Cyber security has become an integral aspect of national security. Its area of influence extends far beyond military domains to cover all aspects of a nation’s governance, institutions, and business establishments; in effect, every citizen who walks the streets. The author defines its overwhelming possible damage to a targeted nation and its populace and analyses our preparedness status.
National security today is far more comprehensive than understood in its narrow military terms. There are more players in its architecture now than what existed 20 years ago. The existence of two major fault lines in our current system has contributed to slow development in the understanding of national security interests and objectives. The first refers to our institutions of governance which are based on sector-specific knowledge and management systems and these are unable to collaborate in delivering multi-disciplinary and multi-sectoral responses to evolving national or international situations. The second is the inability or failure to increase salience across the spectrum, which is not amenable to national and regional situations referred above. It’s an opportune moment to end the “silo” mentality and create trans-sectoral synergies in all areas of activities.
The need for a competent cyber security infrastructure as part of the national security policy cannot be overemphasized. The Kargil Review Committee (KRC), India’s first-ever political review of national security management, laid the foundation and brought to the table several areas of concern, future threats and rightly identified cyberspace as a main challenge.
The National Cyber Security Policy (2013) (NCSP) was a major step in the direction to prepare India to address the threats and challenges in cyberspace. Its recommendations were comprehensive and designed to be covered over a period of 10 years. There is a considerable gap in its vision and results. The proposed policy will no doubt examine the shortcomings of its predecessor and also create solutions for the future. Fortunately, the National Telecom Policy – 2013 (NTP-2013) came at the right time so as to create a road map and its successor NTP-2018 aids in progressing in the right direction. Both NSCP and NTP will have to effectively coalesce to make a comprehensive policy for 2030.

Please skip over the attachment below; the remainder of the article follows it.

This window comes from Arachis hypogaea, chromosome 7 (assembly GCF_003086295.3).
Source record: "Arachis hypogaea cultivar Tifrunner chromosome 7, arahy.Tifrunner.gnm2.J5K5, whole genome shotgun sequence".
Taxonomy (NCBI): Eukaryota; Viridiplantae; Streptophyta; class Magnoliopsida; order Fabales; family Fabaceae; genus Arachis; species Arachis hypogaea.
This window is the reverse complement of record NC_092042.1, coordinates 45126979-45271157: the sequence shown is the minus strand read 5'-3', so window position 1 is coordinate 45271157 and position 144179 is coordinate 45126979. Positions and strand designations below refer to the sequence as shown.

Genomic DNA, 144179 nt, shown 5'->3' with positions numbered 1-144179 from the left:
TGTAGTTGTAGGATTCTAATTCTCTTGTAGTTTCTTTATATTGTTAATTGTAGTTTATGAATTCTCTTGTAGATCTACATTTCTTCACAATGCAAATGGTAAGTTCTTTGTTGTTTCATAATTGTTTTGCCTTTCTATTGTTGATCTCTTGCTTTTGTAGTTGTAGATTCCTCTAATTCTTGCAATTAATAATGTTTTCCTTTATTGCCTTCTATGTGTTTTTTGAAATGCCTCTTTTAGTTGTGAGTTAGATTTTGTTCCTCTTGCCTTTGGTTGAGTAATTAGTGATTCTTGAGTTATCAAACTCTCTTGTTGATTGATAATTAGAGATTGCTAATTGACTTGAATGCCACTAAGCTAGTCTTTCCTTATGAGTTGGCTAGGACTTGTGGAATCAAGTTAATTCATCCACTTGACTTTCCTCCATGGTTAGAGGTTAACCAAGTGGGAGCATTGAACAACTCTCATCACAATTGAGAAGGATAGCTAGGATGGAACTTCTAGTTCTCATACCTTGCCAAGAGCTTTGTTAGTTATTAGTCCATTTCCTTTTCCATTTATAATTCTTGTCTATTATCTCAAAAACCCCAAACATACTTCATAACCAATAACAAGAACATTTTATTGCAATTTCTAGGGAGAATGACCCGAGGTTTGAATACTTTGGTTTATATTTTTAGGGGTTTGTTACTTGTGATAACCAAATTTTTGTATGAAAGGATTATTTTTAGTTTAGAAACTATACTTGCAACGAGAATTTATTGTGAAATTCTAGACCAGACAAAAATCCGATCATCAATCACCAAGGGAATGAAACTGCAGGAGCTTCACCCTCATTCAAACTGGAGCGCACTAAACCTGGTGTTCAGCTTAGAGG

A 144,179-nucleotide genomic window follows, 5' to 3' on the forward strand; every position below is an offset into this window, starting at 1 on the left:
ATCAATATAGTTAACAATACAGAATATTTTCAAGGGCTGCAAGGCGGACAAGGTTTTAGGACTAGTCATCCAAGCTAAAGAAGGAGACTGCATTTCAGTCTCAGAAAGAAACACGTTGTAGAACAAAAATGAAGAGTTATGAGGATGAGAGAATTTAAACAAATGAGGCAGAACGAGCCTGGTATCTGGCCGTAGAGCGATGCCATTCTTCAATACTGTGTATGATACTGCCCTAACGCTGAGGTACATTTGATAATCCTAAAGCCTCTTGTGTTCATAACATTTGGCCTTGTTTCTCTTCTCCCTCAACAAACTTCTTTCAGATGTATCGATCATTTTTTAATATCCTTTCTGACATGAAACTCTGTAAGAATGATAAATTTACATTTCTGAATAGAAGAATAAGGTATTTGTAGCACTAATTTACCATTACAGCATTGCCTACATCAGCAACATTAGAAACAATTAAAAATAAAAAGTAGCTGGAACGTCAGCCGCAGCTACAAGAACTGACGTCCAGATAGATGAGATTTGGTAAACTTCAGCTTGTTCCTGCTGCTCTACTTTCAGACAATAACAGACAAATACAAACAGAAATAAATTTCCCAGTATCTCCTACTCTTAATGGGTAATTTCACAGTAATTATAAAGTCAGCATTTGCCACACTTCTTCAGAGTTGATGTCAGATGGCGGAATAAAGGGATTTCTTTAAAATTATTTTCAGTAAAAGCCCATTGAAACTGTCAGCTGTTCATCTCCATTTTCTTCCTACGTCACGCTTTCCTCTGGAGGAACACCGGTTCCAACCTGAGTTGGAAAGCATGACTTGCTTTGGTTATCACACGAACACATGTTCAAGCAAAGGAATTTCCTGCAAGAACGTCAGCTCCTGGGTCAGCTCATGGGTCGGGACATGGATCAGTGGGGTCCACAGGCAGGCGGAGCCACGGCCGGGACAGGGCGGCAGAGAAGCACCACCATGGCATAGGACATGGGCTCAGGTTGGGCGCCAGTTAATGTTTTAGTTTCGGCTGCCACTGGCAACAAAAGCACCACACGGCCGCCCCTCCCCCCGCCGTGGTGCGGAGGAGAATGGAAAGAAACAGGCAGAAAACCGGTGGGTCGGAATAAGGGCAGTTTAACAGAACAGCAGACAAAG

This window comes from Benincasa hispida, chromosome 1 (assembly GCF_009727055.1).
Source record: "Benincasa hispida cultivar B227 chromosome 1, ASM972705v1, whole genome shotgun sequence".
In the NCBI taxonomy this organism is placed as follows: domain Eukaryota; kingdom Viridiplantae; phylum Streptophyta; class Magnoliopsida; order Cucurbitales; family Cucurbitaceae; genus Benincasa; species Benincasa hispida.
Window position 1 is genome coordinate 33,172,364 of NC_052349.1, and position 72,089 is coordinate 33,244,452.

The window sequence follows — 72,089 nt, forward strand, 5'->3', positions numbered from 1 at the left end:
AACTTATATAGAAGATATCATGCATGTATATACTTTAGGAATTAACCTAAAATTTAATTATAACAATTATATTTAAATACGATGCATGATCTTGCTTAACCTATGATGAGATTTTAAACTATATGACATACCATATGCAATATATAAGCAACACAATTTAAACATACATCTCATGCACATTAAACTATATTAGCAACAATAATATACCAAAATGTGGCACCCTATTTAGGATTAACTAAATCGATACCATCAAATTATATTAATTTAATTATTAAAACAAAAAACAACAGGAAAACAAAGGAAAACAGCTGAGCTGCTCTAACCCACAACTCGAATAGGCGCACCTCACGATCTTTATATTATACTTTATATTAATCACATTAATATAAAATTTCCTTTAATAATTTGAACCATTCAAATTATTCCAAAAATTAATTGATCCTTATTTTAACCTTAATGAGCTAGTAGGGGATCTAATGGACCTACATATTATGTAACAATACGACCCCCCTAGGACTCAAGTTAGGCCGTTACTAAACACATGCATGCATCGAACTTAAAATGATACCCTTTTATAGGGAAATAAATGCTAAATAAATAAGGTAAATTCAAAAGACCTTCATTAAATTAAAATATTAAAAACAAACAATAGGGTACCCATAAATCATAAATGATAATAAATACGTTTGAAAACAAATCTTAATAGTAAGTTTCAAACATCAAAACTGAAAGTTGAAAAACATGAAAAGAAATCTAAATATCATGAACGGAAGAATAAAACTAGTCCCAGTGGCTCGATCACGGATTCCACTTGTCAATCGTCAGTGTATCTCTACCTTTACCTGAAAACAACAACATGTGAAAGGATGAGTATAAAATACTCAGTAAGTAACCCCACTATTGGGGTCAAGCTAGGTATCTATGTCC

The challenges today are many such as growing Chinese influence in Indian telecom space, threats from other inimical institutions both inside and outside the country, a social media that is becoming a powerful tool for dissemination of “information” making it difficult to sift fact from fiction, fake news, disinformation and misinformation and daily attacks on critical information infrastructure. There are other vulnerabilities that need to flagged and acted upon.
In my professional view, the following three should be considered for next NCSP:
- Create Awareness
India has to create awareness about the perils existing in cyberspace and that not a single person or institution is immune to it. Today, there are three branches of society namely the Government, Corporate and Civil society that rely on digital communication for a variety of purposes. Creation of Awareness is, therefore, the first line of defence. More needs to be done to create awareness within the government, corporate world and civil society. It cannot be a top-down activity but a bottom-up methodology. While government and the corporate world are better placed perhaps to create their own programs, it is the civil society at large comprising of housewives, small-time businesses, self-employed entrepreneurs, student community and others who need to bring into this ambit. Government and corporates should help bridge this gap as a major responsibility.
Even in the government and corporate world, there is a major and urgent need to create awareness not only of cybersecurity but also national security.
There is a compelling case for the study of national security in all government institutions and cyber security must remain at its centre at all times. Each ministry/department will, therefore, need to create specific verticals for this purpose to educate lower bureaucracy and middle-level managers on the subject. This, importantly, has to be done at entry levels.